When it was released with WatchKit, I tried San Francisco as my OS X system font and found it even harder to read than Helvetica Neue. I suspect this is because the version I used was optimized for the Watch; I have hope that the version used on OS X will be optimized for that system, including for non-Retina displays. I’m very excited to see how this works.

Joe Cieplinski:

Helvetica Neue looks pretty crappy with its custom kerning in OS X, especially on non-Retina screens. (Which a majority of Mac users use and will use for years to come.) I don’t know how San Francisco will look on a non-Retina screen, but it would very likely be no worse.

New iPhone Lightning Dock

At first Apple had no Lightening dock. The next year it finally had two. Unlike with the 30-pin iPhones, I needed two hands to remove the iPhone 5s from the Lightning dock. And the dock itself stopped working after a short time. Since it never was that great, I decided not to replace it. I’ve since found that, if I’m going to use two hands anyway, I might as well keep the iPhone flat on my desk, underneath my MacBook Pro (which is on an iCurve). That gives me back some desk space.

John Gruber:

Truly curious about the timing on this — why not unveil it back when the iPhones 6 came out last year? I like using docks for my phone, and for years I used Apple’s. Ever since I switched to the iPhone 6 last year, though, I’ve used two third-party docks, both of which I like very much.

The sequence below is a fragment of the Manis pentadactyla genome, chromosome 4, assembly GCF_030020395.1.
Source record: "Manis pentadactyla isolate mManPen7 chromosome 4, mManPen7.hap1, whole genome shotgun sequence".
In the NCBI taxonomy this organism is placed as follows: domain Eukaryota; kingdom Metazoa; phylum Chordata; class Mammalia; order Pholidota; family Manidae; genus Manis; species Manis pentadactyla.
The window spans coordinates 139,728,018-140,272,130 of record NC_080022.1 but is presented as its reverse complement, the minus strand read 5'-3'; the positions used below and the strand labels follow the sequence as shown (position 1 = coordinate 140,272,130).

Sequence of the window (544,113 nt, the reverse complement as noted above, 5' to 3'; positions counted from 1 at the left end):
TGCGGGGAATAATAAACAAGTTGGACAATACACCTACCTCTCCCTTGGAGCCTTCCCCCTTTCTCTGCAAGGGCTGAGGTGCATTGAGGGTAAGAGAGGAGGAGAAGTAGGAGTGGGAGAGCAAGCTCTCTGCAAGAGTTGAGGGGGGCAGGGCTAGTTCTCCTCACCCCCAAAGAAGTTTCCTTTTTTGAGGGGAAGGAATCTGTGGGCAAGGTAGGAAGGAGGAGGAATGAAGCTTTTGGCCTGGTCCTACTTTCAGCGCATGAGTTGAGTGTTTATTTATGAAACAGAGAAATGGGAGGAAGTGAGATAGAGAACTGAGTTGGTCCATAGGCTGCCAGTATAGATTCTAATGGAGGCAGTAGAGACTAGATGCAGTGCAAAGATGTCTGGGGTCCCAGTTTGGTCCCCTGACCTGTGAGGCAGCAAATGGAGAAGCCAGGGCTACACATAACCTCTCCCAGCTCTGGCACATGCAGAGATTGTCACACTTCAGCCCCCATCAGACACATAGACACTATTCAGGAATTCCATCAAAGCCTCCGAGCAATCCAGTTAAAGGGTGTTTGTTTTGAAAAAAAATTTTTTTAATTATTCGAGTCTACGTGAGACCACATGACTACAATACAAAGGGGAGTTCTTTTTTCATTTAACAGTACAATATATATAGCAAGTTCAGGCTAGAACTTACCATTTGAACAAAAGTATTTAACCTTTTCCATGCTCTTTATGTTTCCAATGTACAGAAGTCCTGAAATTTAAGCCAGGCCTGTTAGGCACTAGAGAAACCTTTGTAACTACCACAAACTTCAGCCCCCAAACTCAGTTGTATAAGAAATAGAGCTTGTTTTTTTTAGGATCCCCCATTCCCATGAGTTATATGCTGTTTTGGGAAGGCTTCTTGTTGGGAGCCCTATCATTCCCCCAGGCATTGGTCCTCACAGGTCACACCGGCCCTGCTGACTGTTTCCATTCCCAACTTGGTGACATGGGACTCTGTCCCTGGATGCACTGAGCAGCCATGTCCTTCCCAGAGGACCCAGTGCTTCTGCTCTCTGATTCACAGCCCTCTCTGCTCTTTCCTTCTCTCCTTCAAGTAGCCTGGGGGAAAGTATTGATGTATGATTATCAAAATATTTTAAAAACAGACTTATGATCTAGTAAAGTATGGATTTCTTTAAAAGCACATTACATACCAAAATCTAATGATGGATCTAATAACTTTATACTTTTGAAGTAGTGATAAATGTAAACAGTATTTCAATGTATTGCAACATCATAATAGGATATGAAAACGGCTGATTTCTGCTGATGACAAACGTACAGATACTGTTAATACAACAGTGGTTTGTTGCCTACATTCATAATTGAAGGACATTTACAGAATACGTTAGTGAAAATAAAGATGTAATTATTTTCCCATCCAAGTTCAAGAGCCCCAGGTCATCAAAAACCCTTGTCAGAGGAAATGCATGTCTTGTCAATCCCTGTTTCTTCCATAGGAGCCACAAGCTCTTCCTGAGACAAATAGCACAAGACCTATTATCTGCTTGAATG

[…]

One thing both the HiRise and Spool Dock have in common with the new dock from Apple: they’re designed to work with iPhones of any width and thickness — past, current, or future.

Eric Slivka:

There are definitely some downsides, however, with the most obvious being stability. With the Lightning connector being the sole means of support for the iPhone, the device does tend to rock side to side if bumped.

[…]

For those who aren’t terribly concerned about the potential for accidental damage, the dock works well. It’s easy to mount the iPhone on the dock, and removal is also simple and possible to do one-handed by pressing down on the base with the side of your hand as you lift the iPhone off the dock.

That doesn’t sound as good as the old Dock Connector docks, which trivially worked one-handed.

The dock is officially compatible with all iPhone and iPod touch models with Lightning connectors, but yes, it will work with iPads as well. It might not be a great idea, however, as the much larger iPads are considerably less stable on the dock and the potential for damage to the Lightning connector or port is significantly higher with the possibility of greater torque on that single point of contact.

Update (2015-05-26): Iljitsch van Beijnum:

So the iPhone is only supported through its lightning port. As a result, it wobbles a bit side-to-side when touched. Fortunately, that doesn’t seem to affect the electronic connection between the phone and the dock. The iPhone sits fairly stable in the front/back direction. Still, I’m glad I get to use the dock with an iPhone 6 that’s still under warranty. The great thing about this design, apart from being both future- and past-proof (a rarity in Cupertino!), is that it lets the iPhone dock while it’s in Apple’s silicone case. There’s actually room for slightly bigger cases.

Update (2015-07-08): Julio Ojeda-Zapata:

In the end, though, Apple’s own iPhone Lightning Dock has the cleanest and simplest design, and that makes it my favorite of the bunch.